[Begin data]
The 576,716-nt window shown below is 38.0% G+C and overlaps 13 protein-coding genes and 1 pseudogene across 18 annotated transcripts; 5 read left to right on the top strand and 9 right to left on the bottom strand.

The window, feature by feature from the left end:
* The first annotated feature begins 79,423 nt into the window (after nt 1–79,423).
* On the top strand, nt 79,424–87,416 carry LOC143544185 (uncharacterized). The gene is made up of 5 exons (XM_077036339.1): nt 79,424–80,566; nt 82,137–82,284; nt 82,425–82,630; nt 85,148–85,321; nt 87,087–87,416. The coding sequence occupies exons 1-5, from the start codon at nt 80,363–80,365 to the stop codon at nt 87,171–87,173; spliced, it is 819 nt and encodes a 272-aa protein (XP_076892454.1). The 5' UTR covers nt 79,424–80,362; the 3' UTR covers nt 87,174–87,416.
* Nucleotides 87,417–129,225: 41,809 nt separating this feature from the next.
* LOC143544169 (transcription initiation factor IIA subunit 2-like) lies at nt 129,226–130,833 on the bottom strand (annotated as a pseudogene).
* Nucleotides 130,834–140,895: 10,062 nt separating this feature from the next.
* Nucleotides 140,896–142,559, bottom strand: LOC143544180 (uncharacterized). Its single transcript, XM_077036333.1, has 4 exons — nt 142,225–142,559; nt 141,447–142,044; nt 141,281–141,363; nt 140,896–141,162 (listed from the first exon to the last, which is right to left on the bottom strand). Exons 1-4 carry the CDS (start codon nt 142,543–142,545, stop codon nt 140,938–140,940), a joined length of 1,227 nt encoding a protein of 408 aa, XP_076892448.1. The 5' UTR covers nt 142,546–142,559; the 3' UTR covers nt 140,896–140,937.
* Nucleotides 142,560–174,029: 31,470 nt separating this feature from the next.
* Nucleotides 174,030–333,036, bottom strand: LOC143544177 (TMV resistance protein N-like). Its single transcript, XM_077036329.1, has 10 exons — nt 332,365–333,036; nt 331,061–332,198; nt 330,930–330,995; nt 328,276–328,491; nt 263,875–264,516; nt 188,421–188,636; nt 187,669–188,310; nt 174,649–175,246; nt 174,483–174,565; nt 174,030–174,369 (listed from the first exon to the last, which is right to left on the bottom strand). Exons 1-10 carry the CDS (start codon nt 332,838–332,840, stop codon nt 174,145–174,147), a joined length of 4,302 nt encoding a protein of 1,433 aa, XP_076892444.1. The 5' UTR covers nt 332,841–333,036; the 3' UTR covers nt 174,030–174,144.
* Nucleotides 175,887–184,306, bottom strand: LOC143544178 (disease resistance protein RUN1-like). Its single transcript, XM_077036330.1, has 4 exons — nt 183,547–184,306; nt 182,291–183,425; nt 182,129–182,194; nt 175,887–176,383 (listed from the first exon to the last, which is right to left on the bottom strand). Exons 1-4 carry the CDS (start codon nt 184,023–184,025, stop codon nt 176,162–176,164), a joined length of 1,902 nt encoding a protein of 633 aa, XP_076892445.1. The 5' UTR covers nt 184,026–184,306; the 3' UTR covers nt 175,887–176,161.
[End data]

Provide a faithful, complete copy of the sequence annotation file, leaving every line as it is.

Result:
The 576,716-nt window shown below is 38.0% G+C and overlaps 13 protein-coding genes and 1 pseudogene across 18 annotated transcripts; 5 read left to right on the top strand and 9 right to left on the bottom strand.

The window, feature by feature from the left end:
* The first annotated feature begins 79,423 nt into the window (after nt 1–79,423).
* On the top strand, nt 79,424–87,416 carry LOC143544185 (uncharacterized). The gene is made up of 5 exons (XM_077036339.1): nt 79,424–80,566; nt 82,137–82,284; nt 82,425–82,630; nt 85,148–85,321; nt 87,087–87,416. The coding sequence occupies exons 1-5, from the start codon at nt 80,363–80,365 to the stop codon at nt 87,171–87,173; spliced, it is 819 nt and encodes a 272-aa protein (XP_076892454.1). The 5' UTR covers nt 79,424–80,362; the 3' UTR covers nt 87,174–87,416.
* Nucleotides 87,417–129,225: 41,809 nt separating this feature from the next.
* LOC143544169 (transcription initiation factor IIA subunit 2-like) lies at nt 129,226–130,833 on the bottom strand (annotated as a pseudogene).
* Nucleotides 130,834–140,895: 10,062 nt separating this feature from the next.
* Nucleotides 140,896–142,559, bottom strand: LOC143544180 (uncharacterized). Its single transcript, XM_077036333.1, has 4 exons — nt 142,225–142,559; nt 141,447–142,044; nt 141,281–141,363; nt 140,896–141,162 (listed from the first exon to the last, which is right to left on the bottom strand). Exons 1-4 carry the CDS (start codon nt 142,543–142,545, stop codon nt 140,938–140,940), a joined length of 1,227 nt encoding a protein of 408 aa, XP_076892448.1. The 5' UTR covers nt 142,546–142,559; the 3' UTR covers nt 140,896–140,937.
* Nucleotides 142,560–174,029: 31,470 nt separating this feature from the next.
* Nucleotides 174,030–333,036, bottom strand: LOC143544177 (TMV resistance protein N-like). Its single transcript, XM_077036329.1, has 10 exons — nt 332,365–333,036; nt 331,061–332,198; nt 330,930–330,995; nt 328,276–328,491; nt 263,875–264,516; nt 188,421–188,636; nt 187,669–188,310; nt 174,649–175,246; nt 174,483–174,565; nt 174,030–174,369 (listed from the first exon to the last, which is right to left on the bottom strand). Exons 1-10 carry the CDS (start codon nt 332,838–332,840, stop codon nt 174,145–174,147), a joined length of 4,302 nt encoding a protein of 1,433 aa, XP_076892444.1. The 5' UTR covers nt 332,841–333,036; the 3' UTR covers nt 174,030–174,144.
* Nucleotides 175,887–184,306, bottom strand: LOC143544178 (disease resistance protein RUN1-like). Its single transcript, XM_077036330.1, has 4 exons — nt 183,547–184,306; nt 182,291–183,425; nt 182,129–182,194; nt 175,887–176,383 (listed from the first exon to the last, which is right to left on the bottom strand). Exons 1-4 carry the CDS (start codon nt 184,023–184,025, stop codon nt 176,162–176,164), a joined length of 1,902 nt encoding a protein of 633 aa, XP_076892445.1. The 5' UTR covers nt 184,026–184,306; the 3' UTR covers nt 175,887–176,161.